- Compassion fatigue results from a combination of:
- Compassion stress
- Extended exposure to suffering
- A sense of responsibility for the care of the individual who is suffering
- Traumatic memories
- Associated reactions, such as depression and anxiety
What are the symptoms?
- Digestive problems: diarrhea, constipation, upset stomach
- Muscle tension
- Sleep disturbances: inability to sleep, insomnia, too much sleep, nightmares
- Cardiac symptoms: chest pain/pressure, palpitations, tachycardia
- Sadness and grief
- Mood swings
- Excessive use of substances: nicotine, alcohol, illicit drugs
- Anger and resentment
- Loss of objectivity
- Memory issues
- Poor concentration, focus, and judgment
- Decreased intimacy
- Avoidance or dread of working with certain patients
- Reduced ability to feel empathy towards patients or families
- Frequent use of sick days
- Lack of joyfulness
What is the difference between compassion fatigue and burnout?
Many studies refer to “family burnout” when describing interpersonal relationships such as family caregiving. However, there is an important distinction between compassion fatigue and burnout. Burnout is physical or mental exhaustion caused by stress, a more general term that does not include the elements of empathy that define compassion fatigue. While burnout is cumulative and tends to follow a predictable course, compassion fatigue can be more complex, as it results from intense, extended empathic care for people experiencing pain or suffering. Burnout can be experienced in all professions, whereas only individuals in caregiving/care-partner positions experience compassion fatigue.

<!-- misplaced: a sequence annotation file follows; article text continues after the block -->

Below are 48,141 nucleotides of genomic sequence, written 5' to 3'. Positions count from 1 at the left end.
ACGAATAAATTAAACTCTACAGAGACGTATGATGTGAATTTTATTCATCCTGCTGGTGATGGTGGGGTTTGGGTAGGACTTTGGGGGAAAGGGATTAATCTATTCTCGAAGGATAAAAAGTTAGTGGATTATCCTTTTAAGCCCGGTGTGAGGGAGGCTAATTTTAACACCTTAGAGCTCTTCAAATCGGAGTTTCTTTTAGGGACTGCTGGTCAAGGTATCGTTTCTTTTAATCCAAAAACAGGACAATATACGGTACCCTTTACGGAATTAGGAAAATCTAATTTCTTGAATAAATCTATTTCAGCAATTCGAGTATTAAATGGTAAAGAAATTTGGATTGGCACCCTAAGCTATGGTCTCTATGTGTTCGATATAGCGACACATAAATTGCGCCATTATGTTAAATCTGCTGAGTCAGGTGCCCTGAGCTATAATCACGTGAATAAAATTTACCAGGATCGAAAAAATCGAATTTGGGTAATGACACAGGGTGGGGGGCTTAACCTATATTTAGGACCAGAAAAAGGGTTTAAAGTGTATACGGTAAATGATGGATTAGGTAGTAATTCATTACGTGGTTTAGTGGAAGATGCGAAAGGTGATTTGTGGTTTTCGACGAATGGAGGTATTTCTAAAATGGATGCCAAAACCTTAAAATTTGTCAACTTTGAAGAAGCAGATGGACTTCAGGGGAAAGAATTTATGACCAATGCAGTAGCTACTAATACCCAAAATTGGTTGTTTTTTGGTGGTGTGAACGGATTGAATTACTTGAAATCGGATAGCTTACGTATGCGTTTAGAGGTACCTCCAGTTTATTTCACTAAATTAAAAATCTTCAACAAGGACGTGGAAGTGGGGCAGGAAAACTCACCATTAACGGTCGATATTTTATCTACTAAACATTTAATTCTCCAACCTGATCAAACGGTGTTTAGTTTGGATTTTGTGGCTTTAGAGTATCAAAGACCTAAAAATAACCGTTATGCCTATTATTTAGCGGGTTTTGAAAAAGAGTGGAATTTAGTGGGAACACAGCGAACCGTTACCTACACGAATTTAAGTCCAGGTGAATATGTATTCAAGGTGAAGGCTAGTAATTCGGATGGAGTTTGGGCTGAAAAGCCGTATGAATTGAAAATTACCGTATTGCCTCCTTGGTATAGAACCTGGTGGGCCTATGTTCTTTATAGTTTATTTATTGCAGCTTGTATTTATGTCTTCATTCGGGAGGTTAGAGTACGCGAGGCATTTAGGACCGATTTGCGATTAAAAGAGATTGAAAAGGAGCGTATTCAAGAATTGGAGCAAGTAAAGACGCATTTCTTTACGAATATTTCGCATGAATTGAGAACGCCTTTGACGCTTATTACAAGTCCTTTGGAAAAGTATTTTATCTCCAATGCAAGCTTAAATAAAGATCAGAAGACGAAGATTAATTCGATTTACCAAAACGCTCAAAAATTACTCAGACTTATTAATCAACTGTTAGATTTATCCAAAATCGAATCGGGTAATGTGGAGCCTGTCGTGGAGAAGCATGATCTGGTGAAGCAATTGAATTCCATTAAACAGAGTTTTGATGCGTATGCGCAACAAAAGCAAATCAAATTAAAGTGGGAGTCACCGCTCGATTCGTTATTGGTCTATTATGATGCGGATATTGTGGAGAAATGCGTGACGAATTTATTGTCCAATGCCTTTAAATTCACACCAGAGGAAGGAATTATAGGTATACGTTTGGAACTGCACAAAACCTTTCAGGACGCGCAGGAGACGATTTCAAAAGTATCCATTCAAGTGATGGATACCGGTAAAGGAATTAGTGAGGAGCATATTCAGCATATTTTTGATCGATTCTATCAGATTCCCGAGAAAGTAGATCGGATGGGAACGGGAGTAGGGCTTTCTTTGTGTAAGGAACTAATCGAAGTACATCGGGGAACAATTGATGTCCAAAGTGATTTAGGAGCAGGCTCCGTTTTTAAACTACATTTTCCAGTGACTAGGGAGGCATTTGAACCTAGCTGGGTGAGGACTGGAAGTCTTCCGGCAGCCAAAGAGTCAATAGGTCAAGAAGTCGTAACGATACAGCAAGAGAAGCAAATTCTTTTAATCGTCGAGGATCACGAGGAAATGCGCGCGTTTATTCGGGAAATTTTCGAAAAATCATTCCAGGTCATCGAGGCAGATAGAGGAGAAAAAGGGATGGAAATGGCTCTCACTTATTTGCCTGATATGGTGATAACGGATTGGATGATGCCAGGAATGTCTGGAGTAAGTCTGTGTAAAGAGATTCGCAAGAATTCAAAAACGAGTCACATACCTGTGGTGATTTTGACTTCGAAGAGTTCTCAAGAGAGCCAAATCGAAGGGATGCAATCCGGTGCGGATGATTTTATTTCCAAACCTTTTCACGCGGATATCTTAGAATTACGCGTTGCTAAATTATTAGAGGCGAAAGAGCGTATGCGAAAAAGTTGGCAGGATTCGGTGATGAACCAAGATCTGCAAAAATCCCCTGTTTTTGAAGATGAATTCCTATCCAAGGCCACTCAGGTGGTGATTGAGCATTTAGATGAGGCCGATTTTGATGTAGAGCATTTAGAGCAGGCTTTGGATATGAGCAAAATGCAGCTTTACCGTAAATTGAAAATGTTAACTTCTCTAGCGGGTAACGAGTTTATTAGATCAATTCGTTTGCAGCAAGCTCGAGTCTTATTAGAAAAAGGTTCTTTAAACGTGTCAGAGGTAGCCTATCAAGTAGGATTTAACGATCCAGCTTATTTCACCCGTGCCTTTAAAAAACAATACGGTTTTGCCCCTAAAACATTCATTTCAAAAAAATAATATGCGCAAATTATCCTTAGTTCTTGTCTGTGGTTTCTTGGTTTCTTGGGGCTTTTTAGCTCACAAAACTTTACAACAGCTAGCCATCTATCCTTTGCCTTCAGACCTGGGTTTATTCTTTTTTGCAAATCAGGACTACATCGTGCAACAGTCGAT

What research has been conducted on compassion fatigue experienced by family caregivers?
The majority of literature on compassion fatigue is centered around nurses, physicians, and healthcare professionals. However, more research is emerging on family caregivers who experience this condition. Perry, Dalton, and Edwards (2010) from Athabasca University published a study suggesting that compassion fatigue among family care partners may parallel the conditions experienced by professional caregivers. Their study focused on five family caregivers in long term care in Canada. The researchers discovered that caregivers were unable to disengage from their caregiver role to find balance and rest when needed, no matter how difficult it was or how high the cost.